BookBrowse Reviews Quicksand by Steve Toltz

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Quicksand

by Steve Toltz

Quicksand by Steve Toltz X
Quicksand by Steve Toltz
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  • First Published:
    Sep 2015, 368 pages
    Paperback:
    Apr 2016, 368 pages

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Book Reviewed by:
Darcie R.J. Abbene
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A hysterically funny but unapologetically dark satire about fate, faith, friendship, and the artist's obligation to his muse.

Quicksand by Steve Toltz could not be more appropriately named. The main character, Aldo Benjamin, is a man quickly approaching middle age who has not been able to escape sticky situations for much of his life. An abundance of bad luck and bad timing has propelled him into desperate financial, social, and even legal predicaments. The story begins when Aldo and his lifelong friend Liam are at a bar after Liam has helped Aldo out of a jam, yet again. What follows is a tale of Aldo's life, his bad luck, and the role his close friends have played in both, told mostly through a series of flashbacks. The novel is about Aldo's loyal relationships, and standing up in the face of your fears. And it's funny about it all, too.

It's not that Aldo is drawn to precarious circumstances - he is plain old unlucky. At one point, he captures himself perfectly in a haiku composed as part of a drinking game: "My spirit animal/A dog with its head/In a bucket." For starters, the poem is apropos because it's not actually a haiku. Traditionally, haiku have 3 lines of free verse with alternating lines of syllables: 5 in the first line, 7 in the second, and back to 5 for the last line. Aldo's poem has, instead, 6 syllables in the first line, followed by 5 and then 4. It speaks to his inability to walk in line like everybody else, to follow any sort of cookie cutter life. Further, dogs generally enjoy a reputation as amiable creatures, but this one has the unfortunate handicap of a bucket on its head, perhaps limiting its ability to fully enjoy its dog-ness, like the poor pup we've all seen, sporting that lampshade collar which makes even the easiest task onerous.

Aldo seems to have similar limits. He doesn't mean to bumble through life hurting others or himself - physically or emotionally. But there is something there - some version of his own lampshade collar - that becomes a sort of handicap, limiting his ability to have a normal life. We learn that Aldo, himself, thinks his life's handicap is that he is immortal. He has escaped certain death on a few occasions, and his many suicide attempts have been thwarted by strange circumstances. His comic voice, in addition to the fact that he is generally a pretty nice guy, immediately makes his character likeable.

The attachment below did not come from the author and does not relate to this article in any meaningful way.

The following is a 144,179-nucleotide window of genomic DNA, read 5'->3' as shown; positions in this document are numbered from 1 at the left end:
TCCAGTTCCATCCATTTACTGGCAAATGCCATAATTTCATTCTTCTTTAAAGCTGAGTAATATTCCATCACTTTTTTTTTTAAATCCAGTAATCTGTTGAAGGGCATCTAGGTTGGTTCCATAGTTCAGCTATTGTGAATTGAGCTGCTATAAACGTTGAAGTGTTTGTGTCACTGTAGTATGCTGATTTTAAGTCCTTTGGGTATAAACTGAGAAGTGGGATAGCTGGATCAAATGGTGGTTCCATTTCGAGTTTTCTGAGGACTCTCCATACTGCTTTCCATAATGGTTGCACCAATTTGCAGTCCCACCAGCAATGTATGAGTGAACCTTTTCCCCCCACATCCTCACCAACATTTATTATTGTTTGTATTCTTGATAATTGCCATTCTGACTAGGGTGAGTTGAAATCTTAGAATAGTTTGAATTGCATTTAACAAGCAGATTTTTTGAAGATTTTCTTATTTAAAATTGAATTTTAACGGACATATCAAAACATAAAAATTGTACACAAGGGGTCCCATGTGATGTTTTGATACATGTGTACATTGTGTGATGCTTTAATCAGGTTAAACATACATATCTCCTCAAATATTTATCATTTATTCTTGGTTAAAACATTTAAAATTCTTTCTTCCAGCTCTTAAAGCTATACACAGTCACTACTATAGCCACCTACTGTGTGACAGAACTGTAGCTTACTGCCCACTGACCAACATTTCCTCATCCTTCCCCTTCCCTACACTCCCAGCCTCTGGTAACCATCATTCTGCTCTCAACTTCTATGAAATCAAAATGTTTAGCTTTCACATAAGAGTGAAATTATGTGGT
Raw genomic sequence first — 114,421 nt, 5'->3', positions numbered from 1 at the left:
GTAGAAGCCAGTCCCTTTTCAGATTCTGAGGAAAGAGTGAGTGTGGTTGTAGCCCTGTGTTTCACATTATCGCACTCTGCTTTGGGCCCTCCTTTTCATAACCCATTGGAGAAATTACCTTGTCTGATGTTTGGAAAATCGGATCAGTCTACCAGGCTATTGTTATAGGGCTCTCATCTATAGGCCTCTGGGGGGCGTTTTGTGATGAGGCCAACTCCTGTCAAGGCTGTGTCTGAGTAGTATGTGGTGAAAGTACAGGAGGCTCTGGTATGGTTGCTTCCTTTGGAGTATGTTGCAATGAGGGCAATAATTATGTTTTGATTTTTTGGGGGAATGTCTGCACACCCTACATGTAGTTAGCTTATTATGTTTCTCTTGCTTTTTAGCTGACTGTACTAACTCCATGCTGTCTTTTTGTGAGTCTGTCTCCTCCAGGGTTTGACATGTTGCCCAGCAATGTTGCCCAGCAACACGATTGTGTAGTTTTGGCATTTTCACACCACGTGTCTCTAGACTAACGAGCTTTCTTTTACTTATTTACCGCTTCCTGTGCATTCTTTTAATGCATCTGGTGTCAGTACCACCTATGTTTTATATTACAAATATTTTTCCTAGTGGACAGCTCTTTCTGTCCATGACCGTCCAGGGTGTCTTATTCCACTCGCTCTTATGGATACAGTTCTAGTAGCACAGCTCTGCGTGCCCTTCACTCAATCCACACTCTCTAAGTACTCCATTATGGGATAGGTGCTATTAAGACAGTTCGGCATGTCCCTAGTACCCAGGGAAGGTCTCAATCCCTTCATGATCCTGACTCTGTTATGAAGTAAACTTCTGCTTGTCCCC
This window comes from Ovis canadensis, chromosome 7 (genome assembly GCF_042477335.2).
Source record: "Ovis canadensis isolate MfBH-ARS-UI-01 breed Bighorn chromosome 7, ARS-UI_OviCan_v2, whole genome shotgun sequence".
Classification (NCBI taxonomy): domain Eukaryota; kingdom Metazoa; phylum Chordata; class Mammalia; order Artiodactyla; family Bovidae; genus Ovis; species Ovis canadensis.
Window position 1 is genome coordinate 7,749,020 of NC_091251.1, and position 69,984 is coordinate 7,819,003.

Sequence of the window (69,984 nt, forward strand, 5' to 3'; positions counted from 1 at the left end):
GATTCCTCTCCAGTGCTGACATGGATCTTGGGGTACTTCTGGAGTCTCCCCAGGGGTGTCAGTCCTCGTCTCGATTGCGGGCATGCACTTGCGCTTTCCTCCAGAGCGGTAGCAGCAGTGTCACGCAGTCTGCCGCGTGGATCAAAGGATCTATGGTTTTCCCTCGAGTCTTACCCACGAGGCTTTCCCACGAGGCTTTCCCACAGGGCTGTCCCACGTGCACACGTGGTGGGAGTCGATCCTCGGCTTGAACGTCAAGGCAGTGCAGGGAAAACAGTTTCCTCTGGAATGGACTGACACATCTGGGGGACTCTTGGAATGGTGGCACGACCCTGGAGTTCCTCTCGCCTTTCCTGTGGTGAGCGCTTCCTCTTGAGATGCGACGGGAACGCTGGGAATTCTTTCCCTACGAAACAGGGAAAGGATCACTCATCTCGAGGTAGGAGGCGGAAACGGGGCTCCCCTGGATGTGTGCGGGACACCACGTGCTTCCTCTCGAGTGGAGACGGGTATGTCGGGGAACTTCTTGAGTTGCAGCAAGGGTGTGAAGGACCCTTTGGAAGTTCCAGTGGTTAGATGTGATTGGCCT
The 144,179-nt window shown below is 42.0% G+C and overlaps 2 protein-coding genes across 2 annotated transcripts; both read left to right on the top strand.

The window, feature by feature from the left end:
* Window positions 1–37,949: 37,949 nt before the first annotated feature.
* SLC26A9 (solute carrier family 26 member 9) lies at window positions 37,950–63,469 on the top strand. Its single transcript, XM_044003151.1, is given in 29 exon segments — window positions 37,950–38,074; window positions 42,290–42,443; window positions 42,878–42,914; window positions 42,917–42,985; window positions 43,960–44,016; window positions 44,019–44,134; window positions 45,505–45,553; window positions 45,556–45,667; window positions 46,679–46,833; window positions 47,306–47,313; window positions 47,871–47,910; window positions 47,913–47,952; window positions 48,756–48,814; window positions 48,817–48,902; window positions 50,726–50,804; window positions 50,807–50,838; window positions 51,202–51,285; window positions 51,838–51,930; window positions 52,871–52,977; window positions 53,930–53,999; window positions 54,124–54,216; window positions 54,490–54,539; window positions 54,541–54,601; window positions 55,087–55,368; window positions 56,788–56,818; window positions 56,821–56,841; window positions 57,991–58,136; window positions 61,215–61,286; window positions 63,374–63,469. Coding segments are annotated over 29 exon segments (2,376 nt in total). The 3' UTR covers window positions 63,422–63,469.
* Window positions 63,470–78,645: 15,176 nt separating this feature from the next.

Aldo drags his friends into his quagmire, and they never fail to help him as best they can. Principal to his life are his best friend Liam, who is a somewhat reluctant police officer (though convenient for Aldo's copious run ins with the law), and his ex-wife Stella, who remains his constant and unfortunate love. Both Liam and Stella have moments when they throw up their hands and say, "Enough!", but they both come back to bail Aldo out - they each provide an outstretched hand to Aldo, who is drowning in the quicksand.

But this is not a one-way street. Everyone who surrounds Aldo is an artist, save for Aldo himself. And despite his protest that he is "nobody's muse", he is, in fact, everyone's muse. He provides artistic fodder for Liam's writing, Stella's music, and a host of artists at the artist colony where they all, at one point, reside.

The novel has a timeline that is sometimes difficult to follow because it jumps back and forth in time, as well as switches between Aldo and Liam's points of view. It also changes formats from straight narration, to a transcription of a police interview, to a manuscript of Liam's book, to a defense monologue from a court trial. All of these are dappled with Aldo's distracting and sometimes endless - though thoroughly entertaining and character developing - rants. But the comedic way Toltz navigates some pretty serious subjects (rape, murder, death, prostitution, and suicide to name a few), carries the reader through the unsteady timeline. To be clear, Toltz isn't making light of these subjects. But his humor does allow for some kind of literary slapstick, which lightens the read.

Despite his sad life, Aldo's quirky spirit and the loyalty of his friends make Quicksand an enjoyable read. All in all, Aldo's escapades illuminate a deep sense of friendship, and also explore what staring down your own mortality is all about.

Reviewed by Darcie R.J. Abbene

This review was originally published in The BookBrowse Review in October 2015, and has been updated for the April 2016 edition. Click here to go to this issue.

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